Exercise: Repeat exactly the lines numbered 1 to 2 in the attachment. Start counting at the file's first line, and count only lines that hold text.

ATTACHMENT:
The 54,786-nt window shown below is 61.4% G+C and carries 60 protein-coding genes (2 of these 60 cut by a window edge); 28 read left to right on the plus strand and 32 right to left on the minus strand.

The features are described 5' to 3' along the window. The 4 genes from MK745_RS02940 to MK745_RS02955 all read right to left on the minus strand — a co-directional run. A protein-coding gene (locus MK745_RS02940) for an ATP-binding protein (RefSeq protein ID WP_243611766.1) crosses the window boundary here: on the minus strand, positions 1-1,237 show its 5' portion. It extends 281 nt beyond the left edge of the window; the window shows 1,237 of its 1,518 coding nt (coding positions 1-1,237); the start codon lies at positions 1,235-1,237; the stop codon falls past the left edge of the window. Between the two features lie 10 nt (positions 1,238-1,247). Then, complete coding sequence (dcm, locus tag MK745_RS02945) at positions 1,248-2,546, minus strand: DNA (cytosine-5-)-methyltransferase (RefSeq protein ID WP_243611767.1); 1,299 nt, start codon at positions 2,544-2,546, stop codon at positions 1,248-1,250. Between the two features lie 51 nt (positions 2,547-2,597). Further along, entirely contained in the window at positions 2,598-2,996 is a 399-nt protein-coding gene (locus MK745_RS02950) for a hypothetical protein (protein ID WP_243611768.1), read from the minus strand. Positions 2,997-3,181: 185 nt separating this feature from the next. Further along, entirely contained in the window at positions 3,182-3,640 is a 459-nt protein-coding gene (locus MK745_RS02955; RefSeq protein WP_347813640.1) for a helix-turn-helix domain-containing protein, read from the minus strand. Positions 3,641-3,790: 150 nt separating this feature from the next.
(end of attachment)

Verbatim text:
The 54,786-nt window shown below is 61.4% G+C and carries 60 protein-coding genes (2 of these 60 cut by a window edge); 28 read left to right on the plus strand and 32 right to left on the minus strand.

The features are described 5' to 3' along the window. The 4 genes from MK745_RS02940 to MK745_RS02955 all read right to left on the minus strand — a co-directional run. A protein-coding gene (locus MK745_RS02940) for an ATP-binding protein (RefSeq protein ID WP_243611766.1) crosses the window boundary here: on the minus strand, positions 1-1,237 show its 5' portion. It extends 281 nt beyond the left edge of the window; the window shows 1,237 of its 1,518 coding nt (coding positions 1-1,237); the start codon lies at positions 1,235-1,237; the stop codon falls past the left edge of the window. Between the two features lie 10 nt (positions 1,238-1,247). Then, complete coding sequence (dcm, locus tag MK745_RS02945) at positions 1,248-2,546, minus strand: DNA (cytosine-5-)-methyltransferase (RefSeq protein ID WP_243611767.1); 1,299 nt, start codon at positions 2,544-2,546, stop codon at positions 1,248-1,250. Between the two features lie 51 nt (positions 2,547-2,597). Further along, entirely contained in the window at positions 2,598-2,996 is a 399-nt protein-coding gene (locus MK745_RS02950) for a hypothetical protein (protein ID WP_243611768.1), read from the minus strand. Positions 2,997-3,181: 185 nt separating this feature from the next. Further along, entirely contained in the window at positions 3,182-3,640 is a 459-nt protein-coding gene (locus MK745_RS02955; RefSeq protein WP_347813640.1) for a helix-turn-helix domain-containing protein, read from the minus strand. Positions 3,641-3,790: 150 nt separating this feature from the next.